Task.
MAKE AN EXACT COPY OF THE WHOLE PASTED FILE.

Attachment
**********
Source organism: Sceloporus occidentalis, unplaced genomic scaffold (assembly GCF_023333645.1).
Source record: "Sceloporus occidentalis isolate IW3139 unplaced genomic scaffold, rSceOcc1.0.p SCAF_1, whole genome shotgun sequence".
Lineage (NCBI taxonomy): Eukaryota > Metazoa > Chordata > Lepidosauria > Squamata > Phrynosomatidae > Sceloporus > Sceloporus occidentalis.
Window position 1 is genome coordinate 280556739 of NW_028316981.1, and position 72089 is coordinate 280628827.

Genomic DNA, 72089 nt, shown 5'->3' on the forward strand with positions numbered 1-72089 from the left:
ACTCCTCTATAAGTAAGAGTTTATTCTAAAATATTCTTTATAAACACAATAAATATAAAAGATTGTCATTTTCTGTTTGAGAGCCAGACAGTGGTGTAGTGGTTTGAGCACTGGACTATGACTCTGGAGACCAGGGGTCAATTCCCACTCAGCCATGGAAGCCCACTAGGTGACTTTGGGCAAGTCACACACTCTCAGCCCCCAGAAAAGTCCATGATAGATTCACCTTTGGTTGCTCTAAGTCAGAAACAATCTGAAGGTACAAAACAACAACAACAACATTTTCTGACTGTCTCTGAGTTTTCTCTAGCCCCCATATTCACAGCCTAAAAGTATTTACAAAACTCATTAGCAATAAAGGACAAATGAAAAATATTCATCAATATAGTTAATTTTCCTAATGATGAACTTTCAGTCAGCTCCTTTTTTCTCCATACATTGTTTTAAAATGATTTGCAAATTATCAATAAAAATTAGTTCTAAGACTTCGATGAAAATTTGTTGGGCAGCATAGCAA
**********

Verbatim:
Source organism: Sceloporus occidentalis, unplaced genomic scaffold (assembly GCF_023333645.1).
Source record: "Sceloporus occidentalis isolate IW3139 unplaced genomic scaffold, rSceOcc1.0.p SCAF_1, whole genome shotgun sequence".
Lineage (NCBI taxonomy): Eukaryota > Metazoa > Chordata > Lepidosauria > Squamata > Phrynosomatidae > Sceloporus > Sceloporus occidentalis.
Window position 1 is genome coordinate 280556739 of NW_028316981.1, and position 72089 is coordinate 280628827.

Genomic DNA, 72089 nt, shown 5'->3' on the forward strand with positions numbered 1-72089 from the left:
ACTCCTCTATAAGTAAGAGTTTATTCTAAAATATTCTTTATAAACACAATAAATATAAAAGATTGTCATTTTCTGTTTGAGAGCCAGACAGTGGTGTAGTGGTTTGAGCACTGGACTATGACTCTGGAGACCAGGGGTCAATTCCCACTCAGCCATGGAAGCCCACTAGGTGACTTTGGGCAAGTCACACACTCTCAGCCCCCAGAAAAGTCCATGATAGATTCACCTTTGGTTGCTCTAAGTCAGAAACAATCTGAAGGTACAAAACAACAACAACAACATTTTCTGACTGTCTCTGAGTTTTCTCTAGCCCCCATATTCACAGCCTAAAAGTATTTACAAAACTCATTAGCAATAAAGGACAAATGAAAAATATTCATCAATATAGTTAATTTTCCTAATGATGAACTTTCAGTCAGCTCCTTTTTTCTCCATACATTGTTTTAAAATGATTTGCAAATTATCAATAAAAATTAGTTCTAAGACTTCGATGAAAATTTGTTGGGCAGCATAGCAA